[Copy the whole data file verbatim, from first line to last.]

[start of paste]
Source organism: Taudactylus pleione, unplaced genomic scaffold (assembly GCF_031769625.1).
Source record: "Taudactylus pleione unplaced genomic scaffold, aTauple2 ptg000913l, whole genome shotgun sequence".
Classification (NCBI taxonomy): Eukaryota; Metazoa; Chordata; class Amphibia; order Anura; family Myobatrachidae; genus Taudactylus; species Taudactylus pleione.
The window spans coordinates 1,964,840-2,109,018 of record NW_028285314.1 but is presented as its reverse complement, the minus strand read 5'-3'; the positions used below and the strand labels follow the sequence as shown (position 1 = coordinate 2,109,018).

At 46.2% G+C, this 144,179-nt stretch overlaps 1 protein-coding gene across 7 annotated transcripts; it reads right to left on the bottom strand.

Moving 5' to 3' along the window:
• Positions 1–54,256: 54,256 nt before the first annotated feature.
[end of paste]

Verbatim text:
Source organism: Taudactylus pleione, unplaced genomic scaffold (assembly GCF_031769625.1).
Source record: "Taudactylus pleione unplaced genomic scaffold, aTauple2 ptg000913l, whole genome shotgun sequence".
Classification (NCBI taxonomy): Eukaryota; Metazoa; Chordata; class Amphibia; order Anura; family Myobatrachidae; genus Taudactylus; species Taudactylus pleione.
The window spans coordinates 1,964,840-2,109,018 of record NW_028285314.1 but is presented as its reverse complement, the minus strand read 5'-3'; the positions used below and the strand labels follow the sequence as shown (position 1 = coordinate 2,109,018).

At 46.2% G+C, this 144,179-nt stretch overlaps 1 protein-coding gene across 7 annotated transcripts; it reads right to left on the bottom strand.

Moving 5' to 3' along the window:
• Positions 1–54,256: 54,256 nt before the first annotated feature.